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Advisers flock to ETFs for reduced costs

Advisers flock to ETFs for reduced costs
Michael Karpathios
14 September 2021 — 1 minute read

As the ETF boom continues, their popularity among financial advisers is following the upward trend, with a new report revealing that nine out of 10 advisers are using the product in client portfolios.

VanEck’s annual Australian Smart Beta Survey attracted 547 responses from the advice sector, finding that ETF usage is increasing due to the reduced portfolio costs that they present.

Notably, the study found that 91 per cent of advisers use ETFs in client portfolios, up from 87 per cent in 2020.


Moreover, 74 per cent of respondents increased their allocation to ETFs over the last 12 months, catalysing the sector recording a record market cap of $125.1 billion in August.

According to VanEck, ETFs allow advisers to have greater control of client outcomes alongside boosting transparency and performance.

VanEck’s report also noted that 56 per cent of advisers were using smart beta ETFs in lieu of active management strategies, while 55 per cent of respondents were said to be planning to bring up their smart beta allocation in the next 12 months.

Smart beta refers to investment strategies tracking an index that differs from the traditional market capitalisation approach of selecting shares, bonds or other assets.

“Not surprisingly, strong performance is the number one motivation for advisers using smart beta strategies, with improved portfolio diversification, reduced volatility and improved risk-adjusted returns also key reasons for using smart beta ETFs,” said Arian Neiron, VanEck’s CEO and managing director, Asia-Pacific.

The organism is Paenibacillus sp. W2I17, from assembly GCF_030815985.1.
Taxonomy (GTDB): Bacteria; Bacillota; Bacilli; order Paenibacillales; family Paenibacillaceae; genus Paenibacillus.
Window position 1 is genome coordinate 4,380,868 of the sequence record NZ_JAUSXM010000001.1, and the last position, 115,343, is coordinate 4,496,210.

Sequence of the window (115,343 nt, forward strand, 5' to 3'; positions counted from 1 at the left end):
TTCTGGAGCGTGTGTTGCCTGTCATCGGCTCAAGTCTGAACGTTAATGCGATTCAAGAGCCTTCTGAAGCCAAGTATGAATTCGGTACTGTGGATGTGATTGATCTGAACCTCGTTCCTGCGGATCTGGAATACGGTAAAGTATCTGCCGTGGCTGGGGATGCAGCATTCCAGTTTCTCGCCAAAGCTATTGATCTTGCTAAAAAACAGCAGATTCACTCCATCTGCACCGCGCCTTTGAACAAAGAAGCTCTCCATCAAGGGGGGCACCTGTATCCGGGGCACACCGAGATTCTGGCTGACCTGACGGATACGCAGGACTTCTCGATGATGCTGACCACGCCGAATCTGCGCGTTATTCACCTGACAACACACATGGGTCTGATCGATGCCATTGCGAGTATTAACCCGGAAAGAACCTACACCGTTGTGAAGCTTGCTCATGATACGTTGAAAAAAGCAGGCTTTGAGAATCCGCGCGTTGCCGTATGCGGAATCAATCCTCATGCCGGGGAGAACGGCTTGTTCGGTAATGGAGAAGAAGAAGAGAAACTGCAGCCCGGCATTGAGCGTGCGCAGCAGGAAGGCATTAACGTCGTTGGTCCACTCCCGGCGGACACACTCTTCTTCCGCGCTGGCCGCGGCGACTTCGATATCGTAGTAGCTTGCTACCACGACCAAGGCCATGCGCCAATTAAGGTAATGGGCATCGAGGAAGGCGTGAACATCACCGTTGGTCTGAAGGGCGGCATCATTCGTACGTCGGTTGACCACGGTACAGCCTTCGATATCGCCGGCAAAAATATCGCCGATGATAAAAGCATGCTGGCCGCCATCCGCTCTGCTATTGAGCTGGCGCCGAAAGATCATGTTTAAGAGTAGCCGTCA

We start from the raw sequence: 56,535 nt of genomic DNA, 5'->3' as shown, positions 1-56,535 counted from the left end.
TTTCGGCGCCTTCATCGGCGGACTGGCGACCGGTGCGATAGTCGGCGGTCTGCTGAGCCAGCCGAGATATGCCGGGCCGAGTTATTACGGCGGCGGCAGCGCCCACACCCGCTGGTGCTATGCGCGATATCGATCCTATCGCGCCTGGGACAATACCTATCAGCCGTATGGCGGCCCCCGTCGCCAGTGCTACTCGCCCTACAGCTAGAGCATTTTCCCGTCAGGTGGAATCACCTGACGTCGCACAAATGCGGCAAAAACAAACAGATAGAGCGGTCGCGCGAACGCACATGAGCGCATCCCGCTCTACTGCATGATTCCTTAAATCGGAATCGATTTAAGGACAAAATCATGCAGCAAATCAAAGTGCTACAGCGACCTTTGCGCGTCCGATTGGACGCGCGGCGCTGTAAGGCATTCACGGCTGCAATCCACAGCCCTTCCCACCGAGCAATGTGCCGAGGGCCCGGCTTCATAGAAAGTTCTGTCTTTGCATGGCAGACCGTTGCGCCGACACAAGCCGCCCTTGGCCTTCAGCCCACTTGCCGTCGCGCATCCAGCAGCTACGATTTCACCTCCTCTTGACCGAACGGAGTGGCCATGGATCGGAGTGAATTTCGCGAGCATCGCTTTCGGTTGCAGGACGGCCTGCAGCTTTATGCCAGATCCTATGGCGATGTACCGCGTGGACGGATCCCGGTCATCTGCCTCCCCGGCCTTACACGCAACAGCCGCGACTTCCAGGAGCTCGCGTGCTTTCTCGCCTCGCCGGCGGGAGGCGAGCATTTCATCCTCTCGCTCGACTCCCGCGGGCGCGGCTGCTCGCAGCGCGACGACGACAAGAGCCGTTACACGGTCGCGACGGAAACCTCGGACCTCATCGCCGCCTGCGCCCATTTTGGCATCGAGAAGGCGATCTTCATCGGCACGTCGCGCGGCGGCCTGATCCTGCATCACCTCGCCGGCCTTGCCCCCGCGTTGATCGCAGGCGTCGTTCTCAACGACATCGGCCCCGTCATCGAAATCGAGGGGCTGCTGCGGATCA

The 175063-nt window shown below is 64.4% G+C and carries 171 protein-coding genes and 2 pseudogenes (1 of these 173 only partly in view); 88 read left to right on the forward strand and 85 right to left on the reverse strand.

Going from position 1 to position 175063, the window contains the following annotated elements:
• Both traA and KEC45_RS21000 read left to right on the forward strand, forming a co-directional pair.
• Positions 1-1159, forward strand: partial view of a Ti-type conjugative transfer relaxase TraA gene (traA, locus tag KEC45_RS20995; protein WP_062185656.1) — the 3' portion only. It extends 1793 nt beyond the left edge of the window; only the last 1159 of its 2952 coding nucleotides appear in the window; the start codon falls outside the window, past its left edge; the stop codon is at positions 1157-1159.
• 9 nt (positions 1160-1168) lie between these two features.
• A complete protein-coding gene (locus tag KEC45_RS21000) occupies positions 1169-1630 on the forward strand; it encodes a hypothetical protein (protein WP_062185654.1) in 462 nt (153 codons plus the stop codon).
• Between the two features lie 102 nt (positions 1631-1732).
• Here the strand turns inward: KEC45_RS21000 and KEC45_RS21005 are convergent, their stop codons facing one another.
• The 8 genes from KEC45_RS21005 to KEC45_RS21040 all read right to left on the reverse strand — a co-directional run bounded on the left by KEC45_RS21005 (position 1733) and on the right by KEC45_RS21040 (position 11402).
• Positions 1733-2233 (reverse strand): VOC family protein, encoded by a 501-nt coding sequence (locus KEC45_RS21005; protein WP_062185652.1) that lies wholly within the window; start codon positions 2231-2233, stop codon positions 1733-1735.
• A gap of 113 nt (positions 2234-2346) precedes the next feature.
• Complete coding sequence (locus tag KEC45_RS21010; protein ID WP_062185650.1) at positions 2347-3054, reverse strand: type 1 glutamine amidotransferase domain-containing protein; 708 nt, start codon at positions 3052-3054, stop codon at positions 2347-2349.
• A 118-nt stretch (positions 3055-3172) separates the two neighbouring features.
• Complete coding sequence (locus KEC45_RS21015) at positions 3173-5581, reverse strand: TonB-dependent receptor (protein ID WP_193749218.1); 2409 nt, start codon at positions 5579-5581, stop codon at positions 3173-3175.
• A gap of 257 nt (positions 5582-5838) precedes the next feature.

“We also found that 75 per cent of respondents think smart beta strategies are going to become more prevalent in portfolios; the reason for that could be that advisers are happy with their performance, with 99 per cent of smart beta users satisfied with their strategy.”

According to Mr Neiron, a theme of underperformance among more expensive actively managed funds was also pushing advisers, knowledgeable about the product, towards smart beta ETFs.

“Just 9 per cent of respondents said they did not use smart beta ETFs because they only use actively managed funds,” said Mr Neiron.

“The biggest reason for not using smart beta strategies stemmed from not knowing enough about them, with 44 per cent of respondents who don’t use them giving this as the reason why.”

The thematic strengths offered by ETFs has also allowed advisers to use the products to meet client demand for macroeconomic areas such as ESG investment, video gaming or semiconductors.

“As knowledge of ETFs and their benefits grows, flows into the sector are expected to gain even greater momentum,” Mr Neiron stated.

“The range of ETFs now available includes those offering exposure to equity factors such as quality and thematic ETFs including those invested in the rapidly growing clean energy and video gaming sectors; this is drawing in the younger demographic and more sophisticated investors alike, which is driving growth of the ETF market overall.”

The report found that 46 per cent of advisers studied were invested in ESG strategies.

Advisers flock to ETFs for reduced costs
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